The final quality level to discuss is also the one that provides the most certainty.  Quality Level A (QLA) is achieved when the utility is exposed and can be seen and measured in the field.  The location is then surveyed so that an accurate understanding of its horizontal and vertical location can be found.

While the standard does not state how excavation is to take place it is very common for non-destructive vacuum excavation methods to be used.  There are typically two types of vacuum excavation, hydro-vac and dry-vac.  Both methods are suitable, and both have their pros and cons.  Prior to excavating there may be a need to core or cut asphalt or concrete.  Following excavation, it is important to adequately backfill the holes so that there is no damage to utilities and that there is no settlement that could compromise the area.

One of the key updates to the ASCE 38 standard is survey tolerance for QLA.  The 38-02 standard requires measurements within 15mm in the vertical dimension.  The new 38-21 will relax those standards to within 30mm in the vertical dimension.  This was done as a realization that the standard methods used to survey QLA test holes are more easily capable of achieving the 30mm tolerance.  This tight tolerance also makes it very important to use the correct overall control as well as localized project control when tying in test hole locations.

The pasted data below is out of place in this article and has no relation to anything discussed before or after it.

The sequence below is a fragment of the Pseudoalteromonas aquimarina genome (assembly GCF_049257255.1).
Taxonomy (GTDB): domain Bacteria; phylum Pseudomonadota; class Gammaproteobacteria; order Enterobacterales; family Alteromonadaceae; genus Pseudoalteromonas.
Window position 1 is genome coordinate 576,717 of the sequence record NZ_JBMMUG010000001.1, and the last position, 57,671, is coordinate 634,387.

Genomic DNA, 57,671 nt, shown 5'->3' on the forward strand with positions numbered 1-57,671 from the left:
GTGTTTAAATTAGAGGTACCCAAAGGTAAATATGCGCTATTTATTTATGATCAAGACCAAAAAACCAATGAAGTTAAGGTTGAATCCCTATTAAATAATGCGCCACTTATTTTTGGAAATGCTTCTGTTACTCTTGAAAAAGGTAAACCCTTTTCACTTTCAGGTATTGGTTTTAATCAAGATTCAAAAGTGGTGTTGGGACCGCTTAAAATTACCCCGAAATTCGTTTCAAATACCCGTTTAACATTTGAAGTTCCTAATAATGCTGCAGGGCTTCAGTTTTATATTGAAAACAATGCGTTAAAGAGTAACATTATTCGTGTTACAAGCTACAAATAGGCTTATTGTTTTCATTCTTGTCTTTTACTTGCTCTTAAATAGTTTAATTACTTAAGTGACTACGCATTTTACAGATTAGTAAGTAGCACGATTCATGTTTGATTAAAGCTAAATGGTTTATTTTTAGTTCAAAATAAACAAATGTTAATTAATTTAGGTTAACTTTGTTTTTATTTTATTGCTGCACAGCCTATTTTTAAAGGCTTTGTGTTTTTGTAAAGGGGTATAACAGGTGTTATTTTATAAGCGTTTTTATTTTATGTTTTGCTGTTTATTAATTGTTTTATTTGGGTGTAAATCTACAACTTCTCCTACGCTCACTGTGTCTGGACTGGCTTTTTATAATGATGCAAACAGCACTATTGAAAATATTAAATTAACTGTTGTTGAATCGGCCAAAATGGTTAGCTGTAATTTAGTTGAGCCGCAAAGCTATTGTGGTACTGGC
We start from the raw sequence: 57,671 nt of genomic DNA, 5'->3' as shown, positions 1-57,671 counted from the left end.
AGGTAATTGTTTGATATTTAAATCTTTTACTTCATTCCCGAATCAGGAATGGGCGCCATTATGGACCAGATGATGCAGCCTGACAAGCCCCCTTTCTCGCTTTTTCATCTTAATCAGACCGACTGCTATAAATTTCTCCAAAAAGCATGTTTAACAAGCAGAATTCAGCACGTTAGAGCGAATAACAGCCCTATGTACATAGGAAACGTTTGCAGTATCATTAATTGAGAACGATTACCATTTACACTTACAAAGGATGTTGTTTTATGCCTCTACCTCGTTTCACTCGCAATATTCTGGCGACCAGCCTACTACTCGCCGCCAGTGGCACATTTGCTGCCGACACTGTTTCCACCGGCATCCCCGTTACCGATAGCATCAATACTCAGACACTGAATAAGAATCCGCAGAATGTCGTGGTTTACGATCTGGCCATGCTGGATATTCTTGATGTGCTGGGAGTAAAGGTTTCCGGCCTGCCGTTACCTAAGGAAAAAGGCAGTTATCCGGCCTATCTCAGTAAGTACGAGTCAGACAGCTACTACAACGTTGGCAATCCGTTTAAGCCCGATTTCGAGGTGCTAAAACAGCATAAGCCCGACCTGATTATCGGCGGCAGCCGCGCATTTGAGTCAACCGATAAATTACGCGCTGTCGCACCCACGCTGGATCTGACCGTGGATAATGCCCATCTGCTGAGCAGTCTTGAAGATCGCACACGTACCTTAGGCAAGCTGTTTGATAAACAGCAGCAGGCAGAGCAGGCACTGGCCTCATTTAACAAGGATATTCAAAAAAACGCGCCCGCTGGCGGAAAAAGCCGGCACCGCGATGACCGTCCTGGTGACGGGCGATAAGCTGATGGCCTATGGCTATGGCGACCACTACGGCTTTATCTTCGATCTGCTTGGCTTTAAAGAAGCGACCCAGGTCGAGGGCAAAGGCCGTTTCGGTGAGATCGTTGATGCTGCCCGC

Documenting QLA test holes is very critical.  In addition to surveying the location for inclusion on the drawing, other data is also collected and recorded on test hole data sheets.  Key information like Utility type, material, depth of asphalt, and surface elevations are all recorded and included in the overall SUE report for the project.  Photos of the test holes are also important for documenting the information before the holes are backfilled.

Quality Level A test holes are the most expensive data to achieve and therefore should be used very strategically at critical locations.  As SUE providers we can help to choose those locations to ensure that critical information is collected as cost effectively as possible.